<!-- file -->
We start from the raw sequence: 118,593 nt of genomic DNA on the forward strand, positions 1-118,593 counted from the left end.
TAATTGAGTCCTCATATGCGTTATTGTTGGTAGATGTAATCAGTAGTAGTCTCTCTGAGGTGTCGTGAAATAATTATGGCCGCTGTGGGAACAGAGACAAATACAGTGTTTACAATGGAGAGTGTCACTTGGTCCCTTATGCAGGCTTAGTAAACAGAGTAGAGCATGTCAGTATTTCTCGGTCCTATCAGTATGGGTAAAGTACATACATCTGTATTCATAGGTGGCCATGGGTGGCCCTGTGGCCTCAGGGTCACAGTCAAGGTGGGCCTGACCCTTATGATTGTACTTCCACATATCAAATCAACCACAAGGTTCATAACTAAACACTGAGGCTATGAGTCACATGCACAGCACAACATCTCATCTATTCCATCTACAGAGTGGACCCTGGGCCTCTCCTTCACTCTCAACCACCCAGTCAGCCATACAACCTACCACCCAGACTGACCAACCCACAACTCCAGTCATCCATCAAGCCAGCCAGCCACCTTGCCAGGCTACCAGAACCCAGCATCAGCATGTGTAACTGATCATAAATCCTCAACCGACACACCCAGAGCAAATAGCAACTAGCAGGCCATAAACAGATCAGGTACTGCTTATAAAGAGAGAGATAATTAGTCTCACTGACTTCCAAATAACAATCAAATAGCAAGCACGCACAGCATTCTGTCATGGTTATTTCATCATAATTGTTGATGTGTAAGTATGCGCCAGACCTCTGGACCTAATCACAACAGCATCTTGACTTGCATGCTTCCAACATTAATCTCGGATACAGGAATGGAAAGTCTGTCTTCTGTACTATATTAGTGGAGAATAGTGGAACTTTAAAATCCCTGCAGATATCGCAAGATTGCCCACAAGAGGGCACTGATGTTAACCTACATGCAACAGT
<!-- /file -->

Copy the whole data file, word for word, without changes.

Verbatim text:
We start from the raw sequence: 118,593 nt of genomic DNA on the forward strand, positions 1-118,593 counted from the left end.
TAATTGAGTCCTCATATGCGTTATTGTTGGTAGATGTAATCAGTAGTAGTCTCTCTGAGGTGTCGTGAAATAATTATGGCCGCTGTGGGAACAGAGACAAATACAGTGTTTACAATGGAGAGTGTCACTTGGTCCCTTATGCAGGCTTAGTAAACAGAGTAGAGCATGTCAGTATTTCTCGGTCCTATCAGTATGGGTAAAGTACATACATCTGTATTCATAGGTGGCCATGGGTGGCCCTGTGGCCTCAGGGTCACAGTCAAGGTGGGCCTGACCCTTATGATTGTACTTCCACATATCAAATCAACCACAAGGTTCATAACTAAACACTGAGGCTATGAGTCACATGCACAGCACAACATCTCATCTATTCCATCTACAGAGTGGACCCTGGGCCTCTCCTTCACTCTCAACCACCCAGTCAGCCATACAACCTACCACCCAGACTGACCAACCCACAACTCCAGTCATCCATCAAGCCAGCCAGCCACCTTGCCAGGCTACCAGAACCCAGCATCAGCATGTGTAACTGATCATAAATCCTCAACCGACACACCCAGAGCAAATAGCAACTAGCAGGCCATAAACAGATCAGGTACTGCTTATAAAGAGAGAGATAATTAGTCTCACTGACTTCCAAATAACAATCAAATAGCAAGCACGCACAGCATTCTGTCATGGTTATTTCATCATAATTGTTGATGTGTAAGTATGCGCCAGACCTCTGGACCTAATCACAACAGCATCTTGACTTGCATGCTTCCAACATTAATCTCGGATACAGGAATGGAAAGTCTGTCTTCTGTACTATATTAGTGGAGAATAGTGGAACTTTAAAATCCCTGCAGATATCGCAAGATTGCCCACAAGAGGGCACTGATGTTAACCTACATGCAACAGT